TO REGISTER:
Reservations will be taken on a first-come, first-served basis. School groups must be accompanied by appropriate chaperones and must arrange their own transportation. 
Please email Tanya Lee (tanya.lee@duke.edu) the following information by March 1, 2014:

Contact Name, with email and phone:
School Name:
Grade/s:
Number of students:
Number of adults (teachers, parents):

Driving directions, parking information and curricular materials will be provided upon registration.

For more information, please contact Tanya Lee (tanya.lee@duke.edu / 919-668-2280)

About Taiko
The word taiko (太鼓) means "big drum" in Japanese. Generally, it refers to all drums used in classical Japanese music, whether big or small. Outside Japan, the word refers to any Japanese drums (和太鼓 'wa-daiko' which means "Japanese drum") and to the recent art-form of ensemble taiko drumming (sometimes called, "kumi-daiko"). 

Taiko began in Japan around 2,000 years ago and has been used in wars and religious ceremonies, for insect control, entertainment and more. In Japan today, there are many festivals, performances and folk art demonstrations using drums, singing and other instruments such as fue (bamboo flute) or kane (cymbals). Taiko flourishes throughout Japan, and each district has developed its own rhythm and style.

The ensemble style of taiko performance featured in this concert began in the 1950s and has gained in popularity ever since, within and beyond Japan. Today, thousands of professional, recreational and collegiate groups play taiko in Japan. There are also children's taiko groups, and since 2003, taiko has been taught in elementary and middle schools in Japan.

The first taiko groups in the US were started mainly by Japanese Americans searching for a way to express their cultural identity. Asian Americans of other ethnicities soon became involved, and it now attracts the participation of many non-Asians as well.

Triangle Taiko
Founded in 2002, Triangle Taiko is an all-volunteer group dedicated to the exploration and performance of Taiko, Japanese traditional drum music. They perform regularly throughout the Triangle and beyond, including 5 school concerts at Duke in past years. For more information, visit: http://www.triangletaiko.org/


JAPANESE TRADITIONAL MUSIC CONCERT
A Performance for K-12 Students
Wednesday, February 20, 2013, 10-11am
Reynolds Theater, in Duke University’s Bryan Center
FREE of charge

James Nyoraku Schlefer (shakuhachi) and Yoko Reikano Kimura (koto) of Kyo-Shin-An Arts. The shakuhachi is an end-blown bamboo flute that has been performed in Japan for 1200 years. It is associated with Zen Buddhism and its repertoire tends to be reflective and meditative. The shakuhachi is also played in secular contexts, often accompanied by the koto. The koto is a plucked, 13-stringed zither that originated in China and came to Japan at least 1300 years ago. Originally a court instrument, the koto is now played in many contexts, with wide-ranging traditional and contemporary repertoires.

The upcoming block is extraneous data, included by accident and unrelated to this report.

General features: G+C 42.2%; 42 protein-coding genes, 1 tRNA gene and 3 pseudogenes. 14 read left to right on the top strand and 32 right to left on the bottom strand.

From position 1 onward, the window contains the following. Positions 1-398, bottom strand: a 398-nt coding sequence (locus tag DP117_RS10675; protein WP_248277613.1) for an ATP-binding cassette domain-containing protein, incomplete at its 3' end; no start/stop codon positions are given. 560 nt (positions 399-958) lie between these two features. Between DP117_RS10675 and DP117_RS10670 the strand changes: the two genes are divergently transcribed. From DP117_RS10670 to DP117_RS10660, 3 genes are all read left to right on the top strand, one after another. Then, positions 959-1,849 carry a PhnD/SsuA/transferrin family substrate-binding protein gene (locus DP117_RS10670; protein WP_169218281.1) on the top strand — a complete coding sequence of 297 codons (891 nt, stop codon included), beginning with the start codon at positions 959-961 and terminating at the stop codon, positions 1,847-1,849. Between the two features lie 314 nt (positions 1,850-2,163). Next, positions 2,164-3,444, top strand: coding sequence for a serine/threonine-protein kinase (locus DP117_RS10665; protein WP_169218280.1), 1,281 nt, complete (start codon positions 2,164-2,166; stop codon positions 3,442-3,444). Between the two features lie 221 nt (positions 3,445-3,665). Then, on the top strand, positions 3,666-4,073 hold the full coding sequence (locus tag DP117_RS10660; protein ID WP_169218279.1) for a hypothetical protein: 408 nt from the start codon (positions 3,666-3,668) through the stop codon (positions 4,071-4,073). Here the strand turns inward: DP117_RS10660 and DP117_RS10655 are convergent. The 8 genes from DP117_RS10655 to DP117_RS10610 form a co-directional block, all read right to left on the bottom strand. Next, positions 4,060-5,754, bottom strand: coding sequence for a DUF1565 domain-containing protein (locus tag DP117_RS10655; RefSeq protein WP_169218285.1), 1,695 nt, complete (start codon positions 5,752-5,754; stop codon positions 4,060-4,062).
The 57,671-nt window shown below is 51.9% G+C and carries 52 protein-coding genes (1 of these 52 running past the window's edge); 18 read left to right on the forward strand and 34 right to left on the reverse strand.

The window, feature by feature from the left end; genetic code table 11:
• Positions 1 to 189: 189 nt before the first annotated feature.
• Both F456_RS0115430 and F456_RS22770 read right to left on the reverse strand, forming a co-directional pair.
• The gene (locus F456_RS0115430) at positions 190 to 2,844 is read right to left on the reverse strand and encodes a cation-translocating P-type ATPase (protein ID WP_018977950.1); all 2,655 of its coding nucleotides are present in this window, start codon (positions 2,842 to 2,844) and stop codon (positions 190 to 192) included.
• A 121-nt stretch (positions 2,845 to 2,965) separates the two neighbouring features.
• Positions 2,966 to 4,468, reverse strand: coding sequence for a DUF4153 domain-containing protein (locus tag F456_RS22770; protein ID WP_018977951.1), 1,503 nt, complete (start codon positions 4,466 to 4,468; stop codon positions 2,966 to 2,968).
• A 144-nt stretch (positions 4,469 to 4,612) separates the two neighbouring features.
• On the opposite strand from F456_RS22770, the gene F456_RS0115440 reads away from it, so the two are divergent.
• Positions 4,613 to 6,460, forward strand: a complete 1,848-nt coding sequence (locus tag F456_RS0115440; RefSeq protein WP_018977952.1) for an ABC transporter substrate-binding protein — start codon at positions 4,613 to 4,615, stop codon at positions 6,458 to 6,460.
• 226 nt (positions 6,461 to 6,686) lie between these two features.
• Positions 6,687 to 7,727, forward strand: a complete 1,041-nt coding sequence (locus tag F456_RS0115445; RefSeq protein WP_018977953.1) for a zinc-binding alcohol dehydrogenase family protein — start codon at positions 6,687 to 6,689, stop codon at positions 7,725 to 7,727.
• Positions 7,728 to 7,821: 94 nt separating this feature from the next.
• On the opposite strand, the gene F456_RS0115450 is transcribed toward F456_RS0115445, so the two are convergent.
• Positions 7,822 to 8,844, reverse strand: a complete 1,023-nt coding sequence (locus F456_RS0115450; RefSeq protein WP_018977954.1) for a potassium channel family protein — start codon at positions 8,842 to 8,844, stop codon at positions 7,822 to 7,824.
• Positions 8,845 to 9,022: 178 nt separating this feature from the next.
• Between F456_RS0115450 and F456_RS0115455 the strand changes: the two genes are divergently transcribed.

Follow the links above to the instruments to hear audio samples of the instruments. Teachers will be provided with materials to help prep their classes before the concert. Biographies of the musicians can be found below. They will be performing with Duke University’s Ciompi Quartet Friday evening, February 22, in a concert of groundbreaking new chamber music for Western string quartet with Japanese instruments (see Duke Events).

Registration is closed.


Artists in the Schools Program: Applications are now closed.

As you begin the 2011-2012 school year and prepare your lessons, consider expanding your units about East Asia or making cross-curricula connections with the following special artist presentations. These are available free of charge to a very limited number of classrooms. Applications submitted by September 16, 2011 will receive full consideration. Funding is limited. Priority will be given to teachers who have participated in recent APSI professional development programs, new schools that have yet to benefit from the APSI artists in the school program as well as schools that have the opportunity to implement an artist presentation across the curriculum. The following artists and presentations are available:

Chinese Calligraphy and Brush Painting Classes
Instructor: Jinxiu “Alice” Zhao

Explore Chinese calligraphy and brush painting with Alice Zhao as she teaches the history of calligraphy, Chinese characters, and introduces students to basic stroke and brush painting techniques. Students have the opportunity to learn simple lessons about the Chinese language while creating their own Chinese calligraphy and brush painting.

ONLINE CALLIGRAPHY LESSON PLAN

Japanese Haiku
Instructor: Richard Krawiec

Haiku is one of the most widely practiced forms of poetry in the world - and the form most frequently mistaught. Invented in the 17th Century by Japanese master poet Matsuo Basho, haiku is a short, lyrical poem that uses images of nature to reveal something about human nature. Internationally recognized Haiku poet Richard Krawiec will present a fun and challenging interactive classroom lesson where students will learn how to define haiku and work through the process to create some of their own.

Kamishibai: Japanese Story Telling in the Classroom

Instructor: Laurie Wolf, aka Mr. Who

Students have the opportunity to see traditional Japanese Kamishibai as told by Mr. Who. This style of picture storytelling in Japan is detailed in Allen Say’s book, Kamishibai Man. Mr. Who will share this performance art and engage students in traditional stories from Japan.

Please e-mail tanya.lee@duke.edu or call 919-668-2280 with questions.


CHINESE TRADITIONAL MUSICAL CONCERT
A Performance for K-12 Students
Tuesday, March 1, 2011
10:00 – 11:00 am
Baldwin Auditorium, Duke University

In recognition of Chinese New Year, the Asian/Pacific Studies Institute at Duke University in conjunction with the Mallarmé Chamber Players presented a Chinese traditional musical concert for K-12 students. Flyer and Program

JAPANESE TAIKO DRUMMING CONCERT

A Performance for K-12 Students Tuesday, November 16, 2010
10:00 – 11:00 am
Baldwin Auditorium, Duke University

In recognition of International Education Week, the Asian/Pacific Studies Institute at Duke University hosted a performance by Triangle Taiko. Flyer and Program